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Friday, January 30, 2004

More Primary Notes

Good stuff in The Note today, which is hardly surprising.

The Washington Times predictably leads their debate coverage with the alleged Kerry gaffe of calling the threat of terrorism exaggerated. The quoting is nice and selective, so as to hide the fact that Kerry was talking about the case for war in Iraq, not 9/11. John Edwards' cheap shot on this point is presented as though it were totally reasonable. For a primer on my gripe here, check out my verbose debate recap from last night.

Deborah Norville's show got the only interview with Joe Trippi last night. The Note complains:

Exclusively, Deborah Norville managed to conduct an interview with Joe Trippi yesterday without asking about Kate O'Connor or Bob Rogan or budget authority or anything else.

Amusingly, MSNBC put up a picture of "Roy Neal."

Trippi cried twice. (Several in Burlington cried along with him as they watched it.)

Catch Trippi next on tonight's Hardball with Chris Matthews.

The ABC folks don't seem to realize he probably chose Norville because he knew she wouldn't get into the nasty political gotcha stuff. As best I can tell, Norville's new 9pm MSNBC show is trying to appeal to women viewers with a less combative style than, say, Hannity and Colmes, which it competes with directly. I wonder if women mind Larry King's dozen (or so) marriages?

No mention of the Trippi interview on Blog for America, but they do have a introductory message from the new chairman, Roy Neel. It's also pretty interesting timing for this GQ piece on Trippi to be coming out, no? (via Josh Marshall)

The Note further informs my comments on the lack of a Super Bowl bet between Kerry and Edwards. Apparently the two made a deal: Kerry wouldn't attack Edwards for a lack of Patriot pride in New Hampshire, and in turn Edwards wouldn't play the Pantehrs card in South Carolina.

Kerry also has an ad in Spanish out, according to ABC:

The Kerry campaign will release their first Spanish language ad, a 30 second spot airing only in Arizona and New Mexico. Although the narrator highlights Kerry's commitment to health care and education in Spanish, the candidate, whose wife speaks fluent Spanish, utters only one foreign language line: "Soy John Kerry y he aprobado este mensaje proque quiero devolver la esperanza a este pias." (Translation: "I'm John Kerry and I approved this message because I want to return hope to this [non-existent word].")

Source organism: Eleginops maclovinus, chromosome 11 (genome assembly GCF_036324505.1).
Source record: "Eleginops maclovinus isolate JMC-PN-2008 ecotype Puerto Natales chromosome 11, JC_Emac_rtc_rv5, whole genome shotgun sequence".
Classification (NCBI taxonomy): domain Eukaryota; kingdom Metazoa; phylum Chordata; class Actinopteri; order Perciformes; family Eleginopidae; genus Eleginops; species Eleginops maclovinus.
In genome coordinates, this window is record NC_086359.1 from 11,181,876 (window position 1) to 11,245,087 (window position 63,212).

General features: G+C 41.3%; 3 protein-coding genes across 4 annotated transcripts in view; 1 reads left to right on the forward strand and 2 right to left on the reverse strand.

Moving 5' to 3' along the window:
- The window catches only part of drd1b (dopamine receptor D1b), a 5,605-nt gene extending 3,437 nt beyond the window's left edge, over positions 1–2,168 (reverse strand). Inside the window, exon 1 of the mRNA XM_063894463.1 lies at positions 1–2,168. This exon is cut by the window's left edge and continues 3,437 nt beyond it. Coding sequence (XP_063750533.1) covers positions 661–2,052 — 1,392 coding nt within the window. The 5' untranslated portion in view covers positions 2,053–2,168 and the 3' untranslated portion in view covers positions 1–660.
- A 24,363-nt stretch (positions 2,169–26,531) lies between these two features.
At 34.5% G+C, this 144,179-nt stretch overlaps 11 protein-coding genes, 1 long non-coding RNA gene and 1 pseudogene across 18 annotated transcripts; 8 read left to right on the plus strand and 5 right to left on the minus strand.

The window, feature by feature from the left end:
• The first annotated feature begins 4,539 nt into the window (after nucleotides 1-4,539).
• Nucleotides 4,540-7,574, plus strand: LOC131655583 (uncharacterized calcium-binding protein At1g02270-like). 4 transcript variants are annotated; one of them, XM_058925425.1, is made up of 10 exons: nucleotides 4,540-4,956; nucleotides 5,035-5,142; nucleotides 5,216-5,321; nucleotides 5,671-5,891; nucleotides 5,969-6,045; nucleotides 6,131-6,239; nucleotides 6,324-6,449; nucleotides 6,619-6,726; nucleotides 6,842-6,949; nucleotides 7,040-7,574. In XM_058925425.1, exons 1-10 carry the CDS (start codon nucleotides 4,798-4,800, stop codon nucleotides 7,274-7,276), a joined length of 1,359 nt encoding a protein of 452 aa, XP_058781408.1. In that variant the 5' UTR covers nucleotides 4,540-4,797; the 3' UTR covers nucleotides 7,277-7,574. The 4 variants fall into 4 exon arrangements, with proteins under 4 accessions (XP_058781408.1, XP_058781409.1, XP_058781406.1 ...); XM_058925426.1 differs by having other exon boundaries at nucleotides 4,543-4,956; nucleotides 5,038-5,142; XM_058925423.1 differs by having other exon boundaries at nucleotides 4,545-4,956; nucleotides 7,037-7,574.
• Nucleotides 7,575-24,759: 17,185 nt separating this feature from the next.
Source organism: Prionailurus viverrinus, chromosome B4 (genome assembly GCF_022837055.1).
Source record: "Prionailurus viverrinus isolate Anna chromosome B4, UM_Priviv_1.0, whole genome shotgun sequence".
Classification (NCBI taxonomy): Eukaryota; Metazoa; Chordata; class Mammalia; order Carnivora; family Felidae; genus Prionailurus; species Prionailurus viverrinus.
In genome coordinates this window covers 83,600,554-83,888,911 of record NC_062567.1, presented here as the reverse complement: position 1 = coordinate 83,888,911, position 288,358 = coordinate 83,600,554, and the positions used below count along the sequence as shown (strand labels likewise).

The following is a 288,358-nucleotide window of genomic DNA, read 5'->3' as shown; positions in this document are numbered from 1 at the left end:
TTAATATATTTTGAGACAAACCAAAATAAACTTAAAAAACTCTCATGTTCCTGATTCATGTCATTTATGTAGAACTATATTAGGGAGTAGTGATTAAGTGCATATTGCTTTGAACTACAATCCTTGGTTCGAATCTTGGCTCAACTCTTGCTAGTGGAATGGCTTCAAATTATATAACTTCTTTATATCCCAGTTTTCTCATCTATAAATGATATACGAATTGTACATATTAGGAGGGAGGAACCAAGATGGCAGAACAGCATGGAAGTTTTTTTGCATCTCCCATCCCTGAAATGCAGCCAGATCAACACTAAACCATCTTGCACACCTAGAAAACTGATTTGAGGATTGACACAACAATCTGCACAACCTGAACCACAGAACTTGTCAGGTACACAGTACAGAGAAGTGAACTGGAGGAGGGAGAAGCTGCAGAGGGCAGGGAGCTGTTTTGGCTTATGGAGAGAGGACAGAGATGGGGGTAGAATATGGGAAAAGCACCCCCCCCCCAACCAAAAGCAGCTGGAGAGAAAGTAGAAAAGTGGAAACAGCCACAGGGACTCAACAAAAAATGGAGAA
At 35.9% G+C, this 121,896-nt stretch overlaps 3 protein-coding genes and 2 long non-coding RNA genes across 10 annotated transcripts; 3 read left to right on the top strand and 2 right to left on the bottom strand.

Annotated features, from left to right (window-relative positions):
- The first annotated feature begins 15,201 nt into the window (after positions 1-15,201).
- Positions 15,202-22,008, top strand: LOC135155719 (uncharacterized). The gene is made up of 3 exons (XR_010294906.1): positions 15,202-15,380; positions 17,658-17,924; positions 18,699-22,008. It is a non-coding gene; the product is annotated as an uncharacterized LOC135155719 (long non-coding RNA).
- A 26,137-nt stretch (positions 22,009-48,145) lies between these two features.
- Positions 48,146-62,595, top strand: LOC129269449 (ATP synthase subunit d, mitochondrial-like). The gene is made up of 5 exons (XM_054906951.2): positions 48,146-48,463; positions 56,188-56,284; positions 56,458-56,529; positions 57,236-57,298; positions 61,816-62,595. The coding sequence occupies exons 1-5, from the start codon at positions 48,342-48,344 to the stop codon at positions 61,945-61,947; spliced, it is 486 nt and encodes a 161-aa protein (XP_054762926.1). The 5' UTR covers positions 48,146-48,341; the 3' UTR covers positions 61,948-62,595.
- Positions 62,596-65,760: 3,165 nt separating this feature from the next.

The Note suspects Kerry, who claims to be listening to Spanish language tapes in his rare spare time, means to restore hope to this country.

Country in Spanish is "pais" with an accent on the i, as I'm sure all of you espanol scholars are aware. Too bad the campaign let such a silly error through (although I haven't heard the audio myself).

Finally, I seem to have left out a few of the funnies in my debate post from last night--I guess I got too wrapped up in criticizing Brokaw and trying to discern what the event meant for the race. Pandagon and En Banc have threads up pointing out such moments as Dennis Kucinich holding up his hands and promising to heal the country with them, and Kucinich's claim that "43 million people" were watching the debate when he meant that that number were without health insurance. Jeremy Blacjhman of En Banc: "'There are 43 million people watching this debate right now asking who's gonna take care of me.' If there are 43 million people watching this debate, American Idol eight times a week is going to be replaced with nightly presidential debates, and MSNBC is going to be through the roof."

But my favorite had to be this selection from Lieberman (from the transcript):

And part of what that means is that I have the capacity not only to unite Democrats, but to get independents and disgruntled Republicans to come together so I can actually get elected and defeat George Bush.

Talk about delusional! Lieberman lived in New Hampshire for five weeks, campaigned non-stop, and finished in fifth place. Sure, you can complain about Sharpton and Kucinich as vanity caniddates too, but at least they don't make electability the centerpiece of their campaigns.